What this country needs is not transformation, but leadership that can bind the country together. It is irrelevant that the Chief Justice comes from the grassroots of our nation if he cannot represent justice for all. I'm no legal expert but to me justice does not depend on a majority vote but on fairness.

  • Shane B - 2011-09-07 11:35

    Sorry Sylvia but you almost sound like a homophobe who believes that women get raped because they deserve it. Look at his history, in a matter as important as this we can only judge him on what he has done and not what he says he will do. Another wrong decision from our misguided president!!

  • Daemos1 - 2011-09-07 11:36

    Hi CV is thin and his experience is lacking, wrong man for the job, politics aside

  • crocoros - 2011-09-07 11:44

    Leading the Judiciary of a country takes someone with an impeccable record. In my opnion I see Moegoeng as arrogant and there is no place in the Judiciary for arrogance. Is Jacob Zuma the right man to decide on who should run the Judiciary when he has a disasterous record regarding justice?

  • Lauren - 2011-09-07 11:57

    Sylvia, what is wrong with DCJ Mosenke's grass roots experience? You were making some valid points until you snuck in, what appears to be your true agenda: gay rights issues. When you have two candidates who have both come from the grass roots level, the argument for a grass roots apointment naturally falls away. We are then left with your second argument, which seems to be that you are hoping that will stop gay and lesbian values being foisted upon you. Does that about sum it up? I think it does, because if you listen and read carefully, you will notice that the problem that the NGOs have with Mogoeng is the "flavour" of his judgments on issues of violence against women, children and homosexual people. Not the fact that he won't champion their cause (not course) to "sumperimpose their values on society". Having said all of that, I do think you expressed yourself rather well.

  • I_ARE_BABOON - 2011-09-07 12:13

    I fail to see how a god bothering loon with questionable views on women and the gay community will be a "voice of the voiceless".

  • Themba Thwala - 2011-09-07 12:26

    Oi, what are you smoking? Juju-boy also came from grassroots. Jacob Zuma and "philosophy" in the same sentence? Lol...

  • @ - 2011-09-07 12:59

    Yes Sylvia... He is a great appointment... I'm sure you'll still support him when you provoke a man who, with Mogoeng's blessing, will tie you to a car and drag you until you're sorry and know your place... I'm sure you'll be trumpeting his grass-roots background the next time you, a family member or friend get raped and your rapist gets off because you're injuries were not extensive enough to warrant a strong sentence...! I'm sure you'll laud his integrity next time you sue his wife and does not recuse himself from the case and you'll know you had a fair shot at justice... Yes... this respecter of women's rights, human rights, the constitution and integrity is definitely the best choice for the post... BTW just before i go... can you even name any other other possible candidates...? Grass-roots or not...?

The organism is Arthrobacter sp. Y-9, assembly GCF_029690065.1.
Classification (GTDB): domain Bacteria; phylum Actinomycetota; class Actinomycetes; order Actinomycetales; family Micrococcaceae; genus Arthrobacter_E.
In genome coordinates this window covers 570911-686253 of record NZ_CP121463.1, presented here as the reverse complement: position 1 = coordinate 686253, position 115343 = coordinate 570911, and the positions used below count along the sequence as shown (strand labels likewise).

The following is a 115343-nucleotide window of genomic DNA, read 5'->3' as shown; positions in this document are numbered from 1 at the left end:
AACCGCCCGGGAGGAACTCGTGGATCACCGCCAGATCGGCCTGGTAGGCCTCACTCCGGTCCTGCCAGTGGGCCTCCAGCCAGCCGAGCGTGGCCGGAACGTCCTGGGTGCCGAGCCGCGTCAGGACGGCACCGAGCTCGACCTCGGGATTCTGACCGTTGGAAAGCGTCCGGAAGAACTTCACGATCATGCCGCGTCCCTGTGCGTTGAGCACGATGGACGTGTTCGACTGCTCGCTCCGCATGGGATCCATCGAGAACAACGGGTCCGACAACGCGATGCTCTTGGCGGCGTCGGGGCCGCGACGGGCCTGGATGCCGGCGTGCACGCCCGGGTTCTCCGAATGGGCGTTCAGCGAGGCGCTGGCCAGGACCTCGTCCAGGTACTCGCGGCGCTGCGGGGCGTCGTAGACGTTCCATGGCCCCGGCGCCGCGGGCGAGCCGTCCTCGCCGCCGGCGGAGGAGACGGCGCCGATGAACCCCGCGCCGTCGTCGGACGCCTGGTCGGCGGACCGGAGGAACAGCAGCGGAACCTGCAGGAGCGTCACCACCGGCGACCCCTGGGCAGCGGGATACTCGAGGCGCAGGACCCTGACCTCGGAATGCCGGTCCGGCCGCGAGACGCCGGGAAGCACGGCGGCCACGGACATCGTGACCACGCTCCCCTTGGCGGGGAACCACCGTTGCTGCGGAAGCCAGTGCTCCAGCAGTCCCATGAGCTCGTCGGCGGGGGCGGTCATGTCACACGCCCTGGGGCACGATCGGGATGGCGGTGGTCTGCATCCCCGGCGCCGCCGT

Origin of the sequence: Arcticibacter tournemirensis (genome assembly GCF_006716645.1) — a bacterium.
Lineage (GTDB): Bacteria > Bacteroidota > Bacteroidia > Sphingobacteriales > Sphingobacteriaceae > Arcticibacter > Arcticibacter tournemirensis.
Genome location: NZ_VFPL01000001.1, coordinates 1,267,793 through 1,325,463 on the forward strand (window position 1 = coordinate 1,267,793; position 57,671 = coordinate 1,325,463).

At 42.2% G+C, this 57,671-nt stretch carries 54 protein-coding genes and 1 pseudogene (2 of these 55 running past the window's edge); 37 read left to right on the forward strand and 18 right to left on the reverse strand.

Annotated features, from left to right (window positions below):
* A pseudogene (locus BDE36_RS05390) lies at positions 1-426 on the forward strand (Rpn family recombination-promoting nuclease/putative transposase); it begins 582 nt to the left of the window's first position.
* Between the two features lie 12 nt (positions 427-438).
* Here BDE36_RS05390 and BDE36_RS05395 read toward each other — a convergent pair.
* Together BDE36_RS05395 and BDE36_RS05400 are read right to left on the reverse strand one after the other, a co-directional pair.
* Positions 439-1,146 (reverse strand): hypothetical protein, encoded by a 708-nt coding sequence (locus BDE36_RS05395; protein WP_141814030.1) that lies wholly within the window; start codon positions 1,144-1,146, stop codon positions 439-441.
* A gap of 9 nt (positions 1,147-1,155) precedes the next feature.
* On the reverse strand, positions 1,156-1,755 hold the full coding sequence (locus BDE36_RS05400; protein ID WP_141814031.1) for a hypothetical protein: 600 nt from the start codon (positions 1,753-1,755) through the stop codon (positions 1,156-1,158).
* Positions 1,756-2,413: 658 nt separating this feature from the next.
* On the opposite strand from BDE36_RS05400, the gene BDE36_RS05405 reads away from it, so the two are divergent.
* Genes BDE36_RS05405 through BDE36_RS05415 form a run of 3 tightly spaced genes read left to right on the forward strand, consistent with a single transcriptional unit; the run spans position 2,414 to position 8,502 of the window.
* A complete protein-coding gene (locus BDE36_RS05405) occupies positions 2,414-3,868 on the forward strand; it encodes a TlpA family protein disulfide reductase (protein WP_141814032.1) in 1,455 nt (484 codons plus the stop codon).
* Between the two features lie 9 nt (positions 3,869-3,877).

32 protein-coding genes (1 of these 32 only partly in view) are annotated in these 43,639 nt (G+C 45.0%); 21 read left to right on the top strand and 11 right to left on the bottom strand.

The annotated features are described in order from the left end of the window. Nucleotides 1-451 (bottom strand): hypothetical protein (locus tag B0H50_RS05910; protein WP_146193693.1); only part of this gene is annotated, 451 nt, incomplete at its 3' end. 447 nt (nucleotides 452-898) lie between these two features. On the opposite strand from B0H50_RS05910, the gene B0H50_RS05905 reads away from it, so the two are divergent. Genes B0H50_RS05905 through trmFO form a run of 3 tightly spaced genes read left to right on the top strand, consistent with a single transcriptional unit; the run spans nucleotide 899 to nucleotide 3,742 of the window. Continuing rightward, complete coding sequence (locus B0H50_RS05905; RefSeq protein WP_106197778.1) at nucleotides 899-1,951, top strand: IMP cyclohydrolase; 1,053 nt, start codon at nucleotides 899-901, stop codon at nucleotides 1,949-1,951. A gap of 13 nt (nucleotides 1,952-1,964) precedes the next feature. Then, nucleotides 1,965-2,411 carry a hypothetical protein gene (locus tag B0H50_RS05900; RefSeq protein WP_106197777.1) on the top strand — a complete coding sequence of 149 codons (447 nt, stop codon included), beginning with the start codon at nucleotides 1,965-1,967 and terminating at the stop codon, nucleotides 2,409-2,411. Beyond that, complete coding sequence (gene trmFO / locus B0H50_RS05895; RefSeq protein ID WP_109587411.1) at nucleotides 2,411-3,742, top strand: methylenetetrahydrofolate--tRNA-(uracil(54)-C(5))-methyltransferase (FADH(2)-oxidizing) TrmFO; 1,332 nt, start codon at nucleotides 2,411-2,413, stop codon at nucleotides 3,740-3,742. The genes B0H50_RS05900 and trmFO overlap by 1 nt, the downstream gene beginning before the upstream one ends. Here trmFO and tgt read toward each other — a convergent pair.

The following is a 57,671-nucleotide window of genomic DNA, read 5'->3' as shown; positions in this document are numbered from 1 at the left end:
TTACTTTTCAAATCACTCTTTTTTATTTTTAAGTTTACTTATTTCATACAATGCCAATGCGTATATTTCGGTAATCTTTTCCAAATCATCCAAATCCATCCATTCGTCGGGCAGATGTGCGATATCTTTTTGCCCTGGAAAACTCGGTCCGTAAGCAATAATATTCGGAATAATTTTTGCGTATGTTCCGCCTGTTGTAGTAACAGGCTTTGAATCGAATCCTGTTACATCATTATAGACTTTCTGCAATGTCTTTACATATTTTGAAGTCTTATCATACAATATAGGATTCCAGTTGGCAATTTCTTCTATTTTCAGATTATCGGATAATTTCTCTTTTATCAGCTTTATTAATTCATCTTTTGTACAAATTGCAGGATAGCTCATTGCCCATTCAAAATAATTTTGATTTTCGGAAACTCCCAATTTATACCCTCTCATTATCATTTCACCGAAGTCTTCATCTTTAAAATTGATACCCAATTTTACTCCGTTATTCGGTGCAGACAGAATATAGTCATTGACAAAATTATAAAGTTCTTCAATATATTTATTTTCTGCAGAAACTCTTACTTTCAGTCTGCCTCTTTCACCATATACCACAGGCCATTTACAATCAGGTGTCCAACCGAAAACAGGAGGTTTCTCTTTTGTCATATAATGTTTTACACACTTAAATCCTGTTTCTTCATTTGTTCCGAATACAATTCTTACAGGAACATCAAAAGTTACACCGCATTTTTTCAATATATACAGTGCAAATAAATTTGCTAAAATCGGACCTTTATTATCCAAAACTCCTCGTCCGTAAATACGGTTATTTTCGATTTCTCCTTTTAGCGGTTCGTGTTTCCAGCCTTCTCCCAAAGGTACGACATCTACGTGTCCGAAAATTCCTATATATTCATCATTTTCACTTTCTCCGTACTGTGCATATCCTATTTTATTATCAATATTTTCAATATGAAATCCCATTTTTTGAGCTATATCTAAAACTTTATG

• huts25 - 2011-09-07 14:12

    I know 'chief justice' sounds like a cool superhero name, but actually he won't have superhuman powers to 'transform the judiciary' and give everyone access to justice. Unless of course by transforming the judiciary you mean transforming it from an independent (somewhat) respected institution to the President's rubber stamp?

  • vusi22 - 2011-09-07 14:19

    this is great

  • Nick van der Leek - 2011-09-07 22:12

    Mogoeng is also obviously arrogant.

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  • lepis - 2011-09-08 21:34

    Zuma made the right choice. Those who were suppossed to consulted, were consulted. Consultation to me does not mean doing what they want. Opposition parties seem to be on a path to discredit anything the preident does, even if it's good. P.S. It's time they start to live change and embrace transformation and stop hiding behind so called rights. WELL DONE MR PRESIDENT!!!!

  • babygotback - 2011-09-09 11:44

    wow - i don't even know why news24 posted this mindless dribble. sylvia van der veen clearly knows absolutely nothing about the gay struggle in this country. lesbians are being given "corrective" rape while mogoeng has shown time and again that rape isn't really such a serious thing. according to sylvia, when gay people are upset and deeply alarmed by this... it's only because we want to "superimpose our values on society". please walk off a really steep cliff you patronising bigoted retard!

  • soelyla - 2011-09-10 14:09

    Unfortunately, van der Veen supports Moegeng because of his grassroots success, no mention of his judicial rulings, which should be the only criteria in judging his suitability. Also I find it very worrying thatlegal societies, law clinicals, and university scholars across SA were not visible on this issue. It seems Section27 an organization dedicated to social justice were the most visible? Have I missed the opinion and analysis from SA legal society? YET, SAfricans are winning. I have never seen such critical exposure of a legal scholar anywhere else in the world. Can you imagine the flashlight, the pressure on the new Chief Justice at his next judication. The media have done a great job, so thank them from time to time, your praise influences future, tough editorial decisions!